This past semester, students in the capstone course worked with the City of Geneva and residents of the East Lakeview Neighborhood Association to research a brownfield site (a term used for a site in which there is determined or potential environmental contamination) and propose solutions for reusing the property. The neighbors are interested in converting this site into park space, so the students worked on developing ideas based on direction and input from the neighborhood association.
“A significant part of the experiential learning in the SCD program is exploring the area. I believe in forming connections with the area in which you reside, even if you’re only part of it for a while as our students are,” says Lewis. “These projects enable them to not only learn more about this community of which they are a part, but to have a positive impact in it.”
Students taking part in the SCD program or working toward the minor also have the opportunity to use the resources of the Finger Lakes Community Design Center (CDC), located on the third floor of the Finger Lakes Institute at HWS. Supported by the Triad Foundation and the Isabel Foundation, the CDC is a space for faculty, staff, and student teams to participate in community design projects in support of local economic development efforts.
New graduate and SCD minor Hannah Brunelle is attending grad school at California Polytechnic University at Pomona this fall to pursue her Master’s of Science in Regenerative Studies, an interdisciplinary program that explores the means of supporting human communities within the limits of available resources and developing solutions through design and technology. She will also be working as a sustainability apprentice at the Lyle Center for Regenerative Studies at Cal Poly.
As she begins to apply this fall to graduate schools focusing on marine studies, Laura Kenny ’14, who majored in geoscience and environmental studies, is excited to have graduated with the new minor.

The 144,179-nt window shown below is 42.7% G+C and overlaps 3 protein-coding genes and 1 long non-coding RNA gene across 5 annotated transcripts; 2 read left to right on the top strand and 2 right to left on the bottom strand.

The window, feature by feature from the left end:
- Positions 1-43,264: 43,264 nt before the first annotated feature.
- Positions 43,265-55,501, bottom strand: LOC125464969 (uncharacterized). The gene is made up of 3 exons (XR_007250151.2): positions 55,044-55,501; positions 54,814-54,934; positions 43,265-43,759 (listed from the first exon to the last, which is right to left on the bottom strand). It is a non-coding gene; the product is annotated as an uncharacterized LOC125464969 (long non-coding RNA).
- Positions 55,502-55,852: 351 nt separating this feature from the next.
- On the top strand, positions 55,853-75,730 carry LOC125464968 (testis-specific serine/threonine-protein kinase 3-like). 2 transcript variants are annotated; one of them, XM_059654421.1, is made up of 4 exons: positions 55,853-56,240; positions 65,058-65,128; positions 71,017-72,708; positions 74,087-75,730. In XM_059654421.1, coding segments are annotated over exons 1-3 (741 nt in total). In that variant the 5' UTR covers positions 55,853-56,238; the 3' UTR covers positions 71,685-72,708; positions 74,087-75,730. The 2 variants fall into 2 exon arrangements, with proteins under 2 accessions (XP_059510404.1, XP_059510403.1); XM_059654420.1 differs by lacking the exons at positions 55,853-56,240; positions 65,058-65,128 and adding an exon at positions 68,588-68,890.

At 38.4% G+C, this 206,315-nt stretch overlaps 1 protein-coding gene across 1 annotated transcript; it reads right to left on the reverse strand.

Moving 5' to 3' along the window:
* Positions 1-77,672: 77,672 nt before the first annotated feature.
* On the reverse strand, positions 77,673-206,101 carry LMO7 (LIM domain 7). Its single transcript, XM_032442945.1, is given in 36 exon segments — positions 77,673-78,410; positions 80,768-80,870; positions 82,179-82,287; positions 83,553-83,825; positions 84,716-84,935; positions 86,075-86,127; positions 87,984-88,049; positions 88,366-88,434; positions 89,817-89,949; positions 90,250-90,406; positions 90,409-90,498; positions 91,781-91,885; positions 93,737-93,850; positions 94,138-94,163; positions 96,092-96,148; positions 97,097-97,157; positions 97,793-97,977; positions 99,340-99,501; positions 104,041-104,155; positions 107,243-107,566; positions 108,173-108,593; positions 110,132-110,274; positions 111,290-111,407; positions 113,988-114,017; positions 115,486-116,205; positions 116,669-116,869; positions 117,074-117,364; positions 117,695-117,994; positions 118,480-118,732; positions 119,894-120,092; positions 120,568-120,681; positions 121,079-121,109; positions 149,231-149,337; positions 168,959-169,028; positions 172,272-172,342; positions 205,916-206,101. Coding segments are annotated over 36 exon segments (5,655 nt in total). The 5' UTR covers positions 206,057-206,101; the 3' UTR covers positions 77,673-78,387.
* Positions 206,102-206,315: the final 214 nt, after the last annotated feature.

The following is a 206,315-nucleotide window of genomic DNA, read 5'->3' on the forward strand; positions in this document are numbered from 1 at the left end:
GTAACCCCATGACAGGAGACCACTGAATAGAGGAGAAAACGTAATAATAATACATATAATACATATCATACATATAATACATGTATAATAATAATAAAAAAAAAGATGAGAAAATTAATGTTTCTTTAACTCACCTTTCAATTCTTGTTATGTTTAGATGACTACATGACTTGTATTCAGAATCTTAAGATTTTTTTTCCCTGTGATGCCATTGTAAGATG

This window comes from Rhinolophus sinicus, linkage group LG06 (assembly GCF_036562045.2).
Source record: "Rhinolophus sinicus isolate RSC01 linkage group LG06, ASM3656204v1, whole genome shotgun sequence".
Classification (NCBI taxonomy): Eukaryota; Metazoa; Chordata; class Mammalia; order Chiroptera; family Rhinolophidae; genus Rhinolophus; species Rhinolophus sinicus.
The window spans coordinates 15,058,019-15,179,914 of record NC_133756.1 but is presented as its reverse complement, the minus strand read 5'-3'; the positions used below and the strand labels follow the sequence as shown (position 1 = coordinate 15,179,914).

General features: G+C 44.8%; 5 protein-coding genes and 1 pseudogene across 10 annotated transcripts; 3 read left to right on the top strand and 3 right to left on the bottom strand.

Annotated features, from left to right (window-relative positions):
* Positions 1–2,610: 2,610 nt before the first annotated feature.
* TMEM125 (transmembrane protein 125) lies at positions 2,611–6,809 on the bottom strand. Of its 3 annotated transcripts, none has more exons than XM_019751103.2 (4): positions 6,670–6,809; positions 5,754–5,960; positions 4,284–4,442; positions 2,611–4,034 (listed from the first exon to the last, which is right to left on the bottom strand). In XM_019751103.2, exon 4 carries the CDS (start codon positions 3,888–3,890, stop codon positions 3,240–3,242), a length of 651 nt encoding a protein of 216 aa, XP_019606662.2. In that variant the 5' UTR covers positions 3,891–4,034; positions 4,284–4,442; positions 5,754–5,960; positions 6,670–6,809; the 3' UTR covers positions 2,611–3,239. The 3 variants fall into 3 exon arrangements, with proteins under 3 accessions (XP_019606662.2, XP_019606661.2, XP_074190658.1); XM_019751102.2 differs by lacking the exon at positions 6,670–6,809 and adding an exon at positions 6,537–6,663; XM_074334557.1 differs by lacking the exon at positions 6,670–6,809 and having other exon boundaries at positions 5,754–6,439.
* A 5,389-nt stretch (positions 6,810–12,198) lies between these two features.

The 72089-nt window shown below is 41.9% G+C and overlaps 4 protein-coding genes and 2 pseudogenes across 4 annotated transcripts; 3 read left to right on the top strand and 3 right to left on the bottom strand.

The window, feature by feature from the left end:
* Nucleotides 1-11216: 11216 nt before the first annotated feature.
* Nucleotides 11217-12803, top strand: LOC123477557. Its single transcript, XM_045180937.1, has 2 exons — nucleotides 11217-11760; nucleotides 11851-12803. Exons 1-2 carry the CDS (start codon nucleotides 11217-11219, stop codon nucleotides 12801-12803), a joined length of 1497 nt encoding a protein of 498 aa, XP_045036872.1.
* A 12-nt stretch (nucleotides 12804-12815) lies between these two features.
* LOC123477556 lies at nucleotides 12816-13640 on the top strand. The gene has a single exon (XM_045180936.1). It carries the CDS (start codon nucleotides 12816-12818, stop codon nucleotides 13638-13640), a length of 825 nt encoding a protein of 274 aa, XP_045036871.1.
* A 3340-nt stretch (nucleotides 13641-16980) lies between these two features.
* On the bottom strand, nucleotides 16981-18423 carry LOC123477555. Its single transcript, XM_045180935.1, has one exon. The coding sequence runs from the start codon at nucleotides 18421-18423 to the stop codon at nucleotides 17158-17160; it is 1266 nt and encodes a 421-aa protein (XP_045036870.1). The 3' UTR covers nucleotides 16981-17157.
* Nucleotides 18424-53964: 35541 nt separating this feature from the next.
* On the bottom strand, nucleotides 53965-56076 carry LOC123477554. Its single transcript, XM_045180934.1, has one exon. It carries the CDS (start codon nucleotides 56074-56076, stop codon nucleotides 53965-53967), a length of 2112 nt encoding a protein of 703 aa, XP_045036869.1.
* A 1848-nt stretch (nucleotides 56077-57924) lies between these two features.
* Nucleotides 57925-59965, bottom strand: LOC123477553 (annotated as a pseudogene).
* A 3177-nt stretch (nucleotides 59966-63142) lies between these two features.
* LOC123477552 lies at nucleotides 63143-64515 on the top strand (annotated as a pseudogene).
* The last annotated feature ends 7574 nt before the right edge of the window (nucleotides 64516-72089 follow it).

“I believe that my knowledge in the subject will enhance my resume as I apply to jobs in the future; currently, sustainability related careers are on the rise,” says Kenny.
Already pursuing just such a career is Nathan Weiss ’14. He is among those who graduated with the new minor, along with a dual major in environmental studies and sociology, and was recently hired by Conservation Services Group in Westborough, Mass. He will be conducting energy audits for residential homes.
In addition to Lewis, the steering committee for the SCD program is comprised of Assistant Professor of Architecture Jeffrey Blankenship, Assistant Professor of Art and Architecture Kirin Makker, Associate Professor of Art and Architecture Stan Matthews, Professor of Environmental Studies John Halfman, Assistant Professor of Environmental Studies Beth Kinne, Professor of Economics Tom Drennen, Assistant Professor of Environmental Studies Joel Helfrich and Director of Introductory Biology Laboratories Susan Cushman. FLI staff members Adam Maurer, sustainability manager, and Cari Varner, program manager of the CDC and SCD program, have provided day-to-day management of the program.
In the photo above, students present their work to city residents and members of the East Lakeview Neighborhood Association.